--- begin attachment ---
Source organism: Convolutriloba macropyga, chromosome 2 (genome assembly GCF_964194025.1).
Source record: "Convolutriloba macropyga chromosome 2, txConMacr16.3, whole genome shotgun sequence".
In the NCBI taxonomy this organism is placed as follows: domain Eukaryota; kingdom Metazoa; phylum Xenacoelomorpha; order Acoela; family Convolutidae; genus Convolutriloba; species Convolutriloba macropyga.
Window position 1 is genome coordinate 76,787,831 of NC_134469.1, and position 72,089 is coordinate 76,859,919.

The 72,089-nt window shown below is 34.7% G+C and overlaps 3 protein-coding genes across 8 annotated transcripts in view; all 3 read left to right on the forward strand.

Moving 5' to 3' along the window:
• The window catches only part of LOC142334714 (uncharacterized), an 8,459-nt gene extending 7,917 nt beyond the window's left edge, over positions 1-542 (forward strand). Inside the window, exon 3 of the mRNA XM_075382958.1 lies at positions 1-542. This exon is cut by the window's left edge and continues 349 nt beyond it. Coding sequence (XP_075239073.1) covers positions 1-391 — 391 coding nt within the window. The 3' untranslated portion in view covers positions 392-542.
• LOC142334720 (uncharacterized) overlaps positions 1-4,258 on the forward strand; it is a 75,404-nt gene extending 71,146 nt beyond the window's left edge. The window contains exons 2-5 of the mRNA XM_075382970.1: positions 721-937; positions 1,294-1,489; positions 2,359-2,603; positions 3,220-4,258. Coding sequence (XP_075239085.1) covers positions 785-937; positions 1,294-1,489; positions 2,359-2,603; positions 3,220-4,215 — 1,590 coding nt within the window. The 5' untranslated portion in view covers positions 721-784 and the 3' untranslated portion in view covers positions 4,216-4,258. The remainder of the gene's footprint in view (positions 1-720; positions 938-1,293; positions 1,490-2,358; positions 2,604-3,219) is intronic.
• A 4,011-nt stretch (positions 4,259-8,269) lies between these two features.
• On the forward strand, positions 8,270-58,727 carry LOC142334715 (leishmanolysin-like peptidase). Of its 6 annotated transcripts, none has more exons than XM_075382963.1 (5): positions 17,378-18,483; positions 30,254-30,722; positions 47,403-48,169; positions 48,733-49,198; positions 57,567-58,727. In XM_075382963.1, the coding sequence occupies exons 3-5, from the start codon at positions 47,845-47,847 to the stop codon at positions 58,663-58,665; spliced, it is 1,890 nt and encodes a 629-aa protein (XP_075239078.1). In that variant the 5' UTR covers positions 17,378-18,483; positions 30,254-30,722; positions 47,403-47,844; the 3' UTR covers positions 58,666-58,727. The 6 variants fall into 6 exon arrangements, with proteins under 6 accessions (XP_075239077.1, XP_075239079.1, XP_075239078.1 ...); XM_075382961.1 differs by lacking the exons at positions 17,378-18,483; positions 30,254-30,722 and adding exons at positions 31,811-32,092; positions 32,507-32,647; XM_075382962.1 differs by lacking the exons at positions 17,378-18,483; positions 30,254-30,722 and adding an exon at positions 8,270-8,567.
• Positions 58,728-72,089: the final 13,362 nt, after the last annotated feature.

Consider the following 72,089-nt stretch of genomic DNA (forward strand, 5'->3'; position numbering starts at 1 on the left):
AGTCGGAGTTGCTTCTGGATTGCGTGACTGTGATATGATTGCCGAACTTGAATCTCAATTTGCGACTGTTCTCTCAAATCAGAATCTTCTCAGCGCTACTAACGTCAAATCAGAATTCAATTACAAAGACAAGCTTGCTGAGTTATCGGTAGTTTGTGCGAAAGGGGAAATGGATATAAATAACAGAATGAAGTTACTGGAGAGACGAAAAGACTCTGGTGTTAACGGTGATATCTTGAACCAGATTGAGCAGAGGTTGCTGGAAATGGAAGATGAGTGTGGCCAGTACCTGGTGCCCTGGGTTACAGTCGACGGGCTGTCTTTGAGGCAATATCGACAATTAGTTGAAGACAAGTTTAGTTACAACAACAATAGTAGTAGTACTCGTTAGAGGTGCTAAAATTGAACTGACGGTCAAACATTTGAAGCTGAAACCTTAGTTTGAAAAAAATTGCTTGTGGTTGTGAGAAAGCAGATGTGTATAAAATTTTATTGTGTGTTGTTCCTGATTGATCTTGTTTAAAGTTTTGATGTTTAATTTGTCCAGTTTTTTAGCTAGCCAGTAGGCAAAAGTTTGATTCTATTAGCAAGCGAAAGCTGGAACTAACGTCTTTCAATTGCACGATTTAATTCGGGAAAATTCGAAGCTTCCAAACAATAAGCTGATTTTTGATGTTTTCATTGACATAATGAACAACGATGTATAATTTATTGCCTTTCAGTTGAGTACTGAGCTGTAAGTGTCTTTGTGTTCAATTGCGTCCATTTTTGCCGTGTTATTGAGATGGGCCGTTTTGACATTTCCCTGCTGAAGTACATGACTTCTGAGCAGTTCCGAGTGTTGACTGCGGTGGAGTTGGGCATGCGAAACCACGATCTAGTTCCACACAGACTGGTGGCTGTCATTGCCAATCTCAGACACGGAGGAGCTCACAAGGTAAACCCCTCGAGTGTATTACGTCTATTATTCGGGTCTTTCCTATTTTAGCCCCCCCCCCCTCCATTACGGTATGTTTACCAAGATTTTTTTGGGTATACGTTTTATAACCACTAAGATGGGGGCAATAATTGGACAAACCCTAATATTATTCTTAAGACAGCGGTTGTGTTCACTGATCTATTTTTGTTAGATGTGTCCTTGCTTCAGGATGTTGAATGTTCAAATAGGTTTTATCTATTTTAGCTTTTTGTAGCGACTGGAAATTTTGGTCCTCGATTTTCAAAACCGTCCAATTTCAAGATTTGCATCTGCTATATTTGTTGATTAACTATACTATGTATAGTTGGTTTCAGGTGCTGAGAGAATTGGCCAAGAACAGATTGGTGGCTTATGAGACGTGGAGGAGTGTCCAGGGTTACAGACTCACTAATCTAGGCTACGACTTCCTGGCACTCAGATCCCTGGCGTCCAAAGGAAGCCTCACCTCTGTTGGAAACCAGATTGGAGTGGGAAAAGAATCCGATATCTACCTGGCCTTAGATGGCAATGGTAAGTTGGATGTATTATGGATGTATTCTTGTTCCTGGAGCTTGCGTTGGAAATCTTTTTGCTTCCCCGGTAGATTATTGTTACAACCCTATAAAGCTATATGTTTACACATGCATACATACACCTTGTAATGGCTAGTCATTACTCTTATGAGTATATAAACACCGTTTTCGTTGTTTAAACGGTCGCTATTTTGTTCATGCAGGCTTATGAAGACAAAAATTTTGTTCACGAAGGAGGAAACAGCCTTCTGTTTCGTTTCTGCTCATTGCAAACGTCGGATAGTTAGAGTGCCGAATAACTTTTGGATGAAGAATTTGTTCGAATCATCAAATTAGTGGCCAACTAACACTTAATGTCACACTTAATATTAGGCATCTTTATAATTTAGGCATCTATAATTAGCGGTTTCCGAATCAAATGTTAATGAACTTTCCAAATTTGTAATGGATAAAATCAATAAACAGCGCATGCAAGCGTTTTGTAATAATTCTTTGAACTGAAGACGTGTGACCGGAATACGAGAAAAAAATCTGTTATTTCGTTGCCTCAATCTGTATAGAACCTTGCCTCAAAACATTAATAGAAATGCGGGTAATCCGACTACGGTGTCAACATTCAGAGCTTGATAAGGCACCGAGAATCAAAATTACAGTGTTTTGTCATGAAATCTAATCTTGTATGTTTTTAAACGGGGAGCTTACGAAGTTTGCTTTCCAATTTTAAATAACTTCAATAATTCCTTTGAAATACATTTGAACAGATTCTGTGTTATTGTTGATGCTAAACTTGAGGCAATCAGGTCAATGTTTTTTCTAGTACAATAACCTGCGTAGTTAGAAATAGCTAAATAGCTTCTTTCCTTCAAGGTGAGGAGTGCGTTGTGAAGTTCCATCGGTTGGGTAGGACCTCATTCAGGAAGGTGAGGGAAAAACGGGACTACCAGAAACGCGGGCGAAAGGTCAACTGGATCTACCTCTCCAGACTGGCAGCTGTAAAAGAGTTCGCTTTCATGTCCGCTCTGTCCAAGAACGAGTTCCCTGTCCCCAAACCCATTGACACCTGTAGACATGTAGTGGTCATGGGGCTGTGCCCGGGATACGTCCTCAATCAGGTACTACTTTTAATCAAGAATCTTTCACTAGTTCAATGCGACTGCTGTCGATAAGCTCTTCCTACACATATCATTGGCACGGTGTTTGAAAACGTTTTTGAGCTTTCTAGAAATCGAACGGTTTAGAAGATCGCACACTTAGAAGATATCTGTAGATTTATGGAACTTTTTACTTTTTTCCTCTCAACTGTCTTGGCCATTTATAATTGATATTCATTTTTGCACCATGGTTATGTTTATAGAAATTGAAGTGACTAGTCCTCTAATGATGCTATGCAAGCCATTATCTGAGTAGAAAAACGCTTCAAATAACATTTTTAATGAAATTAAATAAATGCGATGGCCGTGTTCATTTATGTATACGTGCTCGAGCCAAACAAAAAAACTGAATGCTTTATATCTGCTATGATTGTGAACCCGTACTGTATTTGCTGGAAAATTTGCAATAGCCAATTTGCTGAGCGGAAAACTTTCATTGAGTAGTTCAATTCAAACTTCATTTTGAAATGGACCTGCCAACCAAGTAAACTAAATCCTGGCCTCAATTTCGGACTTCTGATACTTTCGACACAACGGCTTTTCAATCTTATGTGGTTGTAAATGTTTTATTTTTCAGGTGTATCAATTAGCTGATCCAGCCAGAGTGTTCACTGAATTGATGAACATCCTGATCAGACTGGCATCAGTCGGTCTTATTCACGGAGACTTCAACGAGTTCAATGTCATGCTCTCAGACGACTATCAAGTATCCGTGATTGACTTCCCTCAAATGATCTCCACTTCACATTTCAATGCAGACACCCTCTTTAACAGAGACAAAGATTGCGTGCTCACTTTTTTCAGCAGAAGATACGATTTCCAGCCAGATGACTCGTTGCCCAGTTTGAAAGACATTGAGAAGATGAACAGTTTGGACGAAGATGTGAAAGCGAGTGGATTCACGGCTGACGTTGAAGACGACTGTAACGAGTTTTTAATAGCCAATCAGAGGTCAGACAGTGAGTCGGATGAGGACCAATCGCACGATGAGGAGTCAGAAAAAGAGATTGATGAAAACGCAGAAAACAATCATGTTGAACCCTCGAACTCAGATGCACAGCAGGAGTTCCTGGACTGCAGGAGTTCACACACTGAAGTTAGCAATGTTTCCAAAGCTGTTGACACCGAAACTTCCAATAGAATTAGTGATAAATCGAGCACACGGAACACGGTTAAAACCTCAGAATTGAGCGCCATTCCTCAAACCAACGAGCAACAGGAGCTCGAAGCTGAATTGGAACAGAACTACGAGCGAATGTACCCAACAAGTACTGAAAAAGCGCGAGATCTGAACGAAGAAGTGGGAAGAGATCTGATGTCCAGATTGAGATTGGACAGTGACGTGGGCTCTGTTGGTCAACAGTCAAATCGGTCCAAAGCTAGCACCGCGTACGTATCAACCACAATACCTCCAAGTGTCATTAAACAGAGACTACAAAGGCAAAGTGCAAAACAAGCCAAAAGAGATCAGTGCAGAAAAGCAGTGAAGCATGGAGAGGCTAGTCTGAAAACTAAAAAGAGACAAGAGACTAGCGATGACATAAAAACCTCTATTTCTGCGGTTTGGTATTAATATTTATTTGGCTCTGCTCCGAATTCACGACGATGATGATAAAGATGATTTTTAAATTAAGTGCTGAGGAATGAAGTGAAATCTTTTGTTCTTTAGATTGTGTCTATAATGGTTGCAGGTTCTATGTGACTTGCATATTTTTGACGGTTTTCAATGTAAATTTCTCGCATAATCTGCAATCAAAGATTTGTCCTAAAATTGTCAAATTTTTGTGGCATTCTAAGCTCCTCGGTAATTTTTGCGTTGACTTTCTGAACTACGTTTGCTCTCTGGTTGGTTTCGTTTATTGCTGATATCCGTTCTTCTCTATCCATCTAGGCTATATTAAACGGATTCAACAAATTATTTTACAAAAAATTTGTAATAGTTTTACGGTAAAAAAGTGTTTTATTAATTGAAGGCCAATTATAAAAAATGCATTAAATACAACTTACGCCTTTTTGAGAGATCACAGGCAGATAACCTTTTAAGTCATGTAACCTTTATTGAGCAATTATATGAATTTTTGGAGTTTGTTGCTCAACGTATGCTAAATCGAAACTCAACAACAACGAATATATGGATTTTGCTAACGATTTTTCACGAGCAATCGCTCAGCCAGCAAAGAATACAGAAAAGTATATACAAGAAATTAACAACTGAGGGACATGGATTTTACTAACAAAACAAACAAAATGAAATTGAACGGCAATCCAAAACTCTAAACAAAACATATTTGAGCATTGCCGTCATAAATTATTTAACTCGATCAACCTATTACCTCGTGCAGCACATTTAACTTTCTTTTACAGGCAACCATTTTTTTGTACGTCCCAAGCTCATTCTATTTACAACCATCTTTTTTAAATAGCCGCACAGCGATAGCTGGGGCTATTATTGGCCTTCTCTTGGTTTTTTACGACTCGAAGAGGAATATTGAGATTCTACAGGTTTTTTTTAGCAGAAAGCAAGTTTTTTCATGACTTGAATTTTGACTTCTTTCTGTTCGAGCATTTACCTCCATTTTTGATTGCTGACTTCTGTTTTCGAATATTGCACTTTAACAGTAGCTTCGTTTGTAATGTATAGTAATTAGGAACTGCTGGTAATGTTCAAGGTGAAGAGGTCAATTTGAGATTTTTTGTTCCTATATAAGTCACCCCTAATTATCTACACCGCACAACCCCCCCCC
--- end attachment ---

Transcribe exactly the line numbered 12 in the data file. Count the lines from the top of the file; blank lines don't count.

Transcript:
Consider the following 72,089-nt stretch of genomic DNA (forward strand, 5'->3'; position numbering starts at 1 on the left):